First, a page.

Leonard Cohen Punchline Video: “I’ve got a to-do list that’s longer than a fucking Leonard Cohen song.”

The second offering of figurative speech employing Leonard Cohen (the first was Leonard Cohen Punchline Video: “No one ever listens to me anyway. I might as well be a Leonard Cohen record.”) is the line snarled by Malcolm Tucker, the lethally aggressive Policy Coordinator (i.e., enforcer of Number 10’s  party  line) on The Thick of It, a dark political comedy about the inner workings of  the Labour government on BBC 2.

Come on people, let’s get going here! I’ve got a to-do list that’s longer than a fucking Leonard Cohen song.1

It turns out the Cohen metaphor is relatively mild stuff for Malcolm.  Compare it with these epithets launched by that character from a list of Our Ten Favourite Malcolm Tucker Quotes issued by The Guardian in anticipation of the third season of The Thick Of It:

• Responding to knock at his door: “Come the fuck in or fuck the fuck off.”

• Tucker’s Law (out-take from the Spinners & Losers special): “If some cunt can fuck something up, that cunt will pick the worst possible time to fucking fuck it up cause that cunt’s a cunt.”

• Moaning about minister on the phone: “He’s about as much use as a marzipan dildo.”

• To a pair of rival advisors: “Laurel and fucking Hardy! Glad you could join us. Did you manage to get that piano up the stairs OK?”

• Dressing down MP, Geoff Holhurst: “You’re so back-bench, you’ve actually fucking fallen off. You’re out by the fucking bins where I put you.”

• Commenting on Ben Swain’s disastrous Newsnight appearance: “All these hands all over the place! You were like a sweaty octopus trying to unhook a bra.”

• Bollocking a communications department employee: “How much fucking shit is there on the menu and what fucking flavour is it?”

• Advising minister Hugh Abbot to keep up with the zeitgeist: “You’ve got 24 hours to sort out your policy on EastEnders, right? Or you’re for the halal butchers.”

• Note passed to assistant Jamie during meeting with blue-sky thinker Julius Nicholson: “Please could you take this note, ram it up his hairy inbox and pin it to his fucking prostate.”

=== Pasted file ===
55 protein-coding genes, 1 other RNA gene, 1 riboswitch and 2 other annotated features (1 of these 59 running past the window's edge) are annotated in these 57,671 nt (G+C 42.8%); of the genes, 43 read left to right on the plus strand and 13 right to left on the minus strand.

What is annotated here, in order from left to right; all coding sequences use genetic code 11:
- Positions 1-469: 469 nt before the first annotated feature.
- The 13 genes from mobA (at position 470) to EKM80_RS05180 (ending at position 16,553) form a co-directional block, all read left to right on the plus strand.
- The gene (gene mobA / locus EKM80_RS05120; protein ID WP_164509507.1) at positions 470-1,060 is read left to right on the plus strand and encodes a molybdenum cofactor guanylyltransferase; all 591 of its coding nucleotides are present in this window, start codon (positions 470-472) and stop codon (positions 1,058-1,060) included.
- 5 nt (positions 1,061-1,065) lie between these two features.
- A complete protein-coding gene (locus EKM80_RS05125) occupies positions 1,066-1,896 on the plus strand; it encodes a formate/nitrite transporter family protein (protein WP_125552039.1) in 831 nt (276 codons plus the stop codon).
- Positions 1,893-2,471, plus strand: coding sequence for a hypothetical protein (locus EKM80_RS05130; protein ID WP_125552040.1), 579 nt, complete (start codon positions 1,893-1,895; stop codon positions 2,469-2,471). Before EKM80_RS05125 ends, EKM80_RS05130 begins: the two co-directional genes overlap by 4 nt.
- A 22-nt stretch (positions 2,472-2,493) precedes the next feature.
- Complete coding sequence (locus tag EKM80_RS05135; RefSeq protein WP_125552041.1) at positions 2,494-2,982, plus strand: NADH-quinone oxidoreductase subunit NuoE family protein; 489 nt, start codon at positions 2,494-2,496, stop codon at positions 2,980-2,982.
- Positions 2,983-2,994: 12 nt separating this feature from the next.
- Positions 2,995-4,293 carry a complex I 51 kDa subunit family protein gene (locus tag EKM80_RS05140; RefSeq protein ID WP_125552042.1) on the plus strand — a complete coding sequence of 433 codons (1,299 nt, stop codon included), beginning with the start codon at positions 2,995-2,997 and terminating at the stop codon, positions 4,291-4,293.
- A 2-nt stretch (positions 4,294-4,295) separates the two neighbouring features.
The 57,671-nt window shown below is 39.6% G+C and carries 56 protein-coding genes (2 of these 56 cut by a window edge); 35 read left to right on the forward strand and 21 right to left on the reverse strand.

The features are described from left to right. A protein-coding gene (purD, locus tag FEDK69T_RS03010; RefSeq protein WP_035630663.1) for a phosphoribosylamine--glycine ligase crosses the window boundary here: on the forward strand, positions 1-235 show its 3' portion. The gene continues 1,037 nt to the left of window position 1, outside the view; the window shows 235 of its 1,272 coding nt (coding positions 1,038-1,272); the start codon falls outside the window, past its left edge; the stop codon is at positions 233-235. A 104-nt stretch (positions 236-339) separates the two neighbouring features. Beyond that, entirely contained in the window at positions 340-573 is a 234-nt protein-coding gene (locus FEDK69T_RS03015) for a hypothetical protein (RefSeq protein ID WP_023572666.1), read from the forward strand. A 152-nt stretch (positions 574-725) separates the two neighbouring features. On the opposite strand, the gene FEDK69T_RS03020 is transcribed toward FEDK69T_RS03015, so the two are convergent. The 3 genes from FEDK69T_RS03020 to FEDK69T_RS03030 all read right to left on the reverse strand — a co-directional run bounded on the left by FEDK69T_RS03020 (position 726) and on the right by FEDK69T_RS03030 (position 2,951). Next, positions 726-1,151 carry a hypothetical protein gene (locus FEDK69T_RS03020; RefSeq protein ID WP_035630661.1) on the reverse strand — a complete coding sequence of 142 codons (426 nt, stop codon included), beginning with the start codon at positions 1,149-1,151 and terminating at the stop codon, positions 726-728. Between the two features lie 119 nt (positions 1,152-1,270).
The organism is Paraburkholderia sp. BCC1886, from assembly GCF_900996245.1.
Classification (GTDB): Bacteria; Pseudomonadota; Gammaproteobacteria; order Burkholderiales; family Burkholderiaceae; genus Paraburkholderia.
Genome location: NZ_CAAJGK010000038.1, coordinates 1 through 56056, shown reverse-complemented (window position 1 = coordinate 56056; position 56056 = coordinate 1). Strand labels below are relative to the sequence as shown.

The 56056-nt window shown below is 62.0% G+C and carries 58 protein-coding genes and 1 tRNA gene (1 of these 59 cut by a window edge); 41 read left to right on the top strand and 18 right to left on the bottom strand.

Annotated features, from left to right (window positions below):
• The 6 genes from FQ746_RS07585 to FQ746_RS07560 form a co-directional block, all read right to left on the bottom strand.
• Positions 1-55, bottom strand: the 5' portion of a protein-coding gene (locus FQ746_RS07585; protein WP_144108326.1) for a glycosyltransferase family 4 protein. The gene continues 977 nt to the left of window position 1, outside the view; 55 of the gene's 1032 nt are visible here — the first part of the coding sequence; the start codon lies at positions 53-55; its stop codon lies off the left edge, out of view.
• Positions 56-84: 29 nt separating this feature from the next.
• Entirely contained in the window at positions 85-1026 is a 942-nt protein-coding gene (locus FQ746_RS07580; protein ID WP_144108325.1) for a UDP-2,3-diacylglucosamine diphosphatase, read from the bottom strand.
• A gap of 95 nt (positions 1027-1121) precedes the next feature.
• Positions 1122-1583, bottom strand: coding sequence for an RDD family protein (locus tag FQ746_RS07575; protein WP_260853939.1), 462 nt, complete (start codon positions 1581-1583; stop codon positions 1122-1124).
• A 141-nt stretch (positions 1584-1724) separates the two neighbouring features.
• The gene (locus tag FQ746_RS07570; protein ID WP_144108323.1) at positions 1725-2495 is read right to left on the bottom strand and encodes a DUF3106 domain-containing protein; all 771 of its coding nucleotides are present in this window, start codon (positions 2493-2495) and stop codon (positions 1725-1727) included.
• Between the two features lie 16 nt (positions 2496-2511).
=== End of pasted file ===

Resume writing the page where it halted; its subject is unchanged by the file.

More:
• Admonishing junior adviser Ollie Reeder to respect government property: “Feet off the furniture you Oxbridge twat, you’re not on a punt now.”

Note: Originally posted Jun 18, 2012 at 1HeckOfAGuy.com, a predecessor of Cohencentric
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  1. Thick Of It. Series 3, Episode 1: Broadcast Oct 24, 2009 []

Leonard Cohen Punchline Video: “No one ever listens to me anyway. I might as well be a Leonard Cohen record.”

I’ve previously pointed out that Leonard Cohen is a nickname magnet; it turns out that he is also a metaphor magnet. i.e., he or his songs are frequently employed in ostensibly humorous figures of speech – almost always to connote something negative.

This phenomenon seems especially prevalent in the British media, although this may be an observational error stemming from my inability to comprehend any language other than English. For all I know, the entirety of contemporary popular culture in Norway could be built upon Cohen-dependent analogical constructs hidden from me by my ignorance of the Norwegian language.

In any case, I have collected some of these figures of speech and, like Mr Cohen himself, “I’m not the sort of chap who would keep this to himself … .1

Today’s offering is a lament by Neil, a character in The Young Ones, a British comedy series described by the IMDb as “the crazy and sometimes surreal comedic adventures of four very different students in Thatcher’s Britain.”

Neil complains,

No one ever listens to me anyway.
I might as well be a Leonard Cohen record.

The video clip below demonstrates this line in situ.

Note: Originally posted Jun 13, 2012 at 1HeckOfAGuy.com, a predecessor of Cohencentric

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  1. Leonard Cohen, in concert at Praha on August 29, 2009 []